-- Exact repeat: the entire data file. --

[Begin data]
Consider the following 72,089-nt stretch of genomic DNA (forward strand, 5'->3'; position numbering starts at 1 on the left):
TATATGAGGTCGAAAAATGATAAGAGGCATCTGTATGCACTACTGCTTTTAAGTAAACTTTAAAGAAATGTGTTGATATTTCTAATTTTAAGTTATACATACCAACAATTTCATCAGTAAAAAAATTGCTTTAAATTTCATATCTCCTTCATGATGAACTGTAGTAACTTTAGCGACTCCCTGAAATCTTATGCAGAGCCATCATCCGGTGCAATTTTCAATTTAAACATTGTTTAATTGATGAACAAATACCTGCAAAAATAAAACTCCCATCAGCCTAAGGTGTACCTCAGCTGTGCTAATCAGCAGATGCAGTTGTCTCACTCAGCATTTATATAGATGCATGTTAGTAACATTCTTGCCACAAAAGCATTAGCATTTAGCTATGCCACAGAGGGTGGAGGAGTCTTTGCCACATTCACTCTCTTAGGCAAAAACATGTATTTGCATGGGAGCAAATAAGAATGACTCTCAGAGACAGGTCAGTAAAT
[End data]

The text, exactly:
Consider the following 72,089-nt stretch of genomic DNA (forward strand, 5'->3'; position numbering starts at 1 on the left):
TATATGAGGTCGAAAAATGATAAGAGGCATCTGTATGCACTACTGCTTTTAAGTAAACTTTAAAGAAATGTGTTGATATTTCTAATTTTAAGTTATACATACCAACAATTTCATCAGTAAAAAAATTGCTTTAAATTTCATATCTCCTTCATGATGAACTGTAGTAACTTTAGCGACTCCCTGAAATCTTATGCAGAGCCATCATCCGGTGCAATTTTCAATTTAAACATTGTTTAATTGATGAACAAATACCTGCAAAAATAAAACTCCCATCAGCCTAAGGTGTACCTCAGCTGTGCTAATCAGCAGATGCAGTTGTCTCACTCAGCATTTATATAGATGCATGTTAGTAACATTCTTGCCACAAAAGCATTAGCATTTAGCTATGCCACAGAGGGTGGAGGAGTCTTTGCCACATTCACTCTCTTAGGCAAAAACATGTATTTGCATGGGAGCAAATAAGAATGACTCTCAGAGACAGGTCAGTAAAT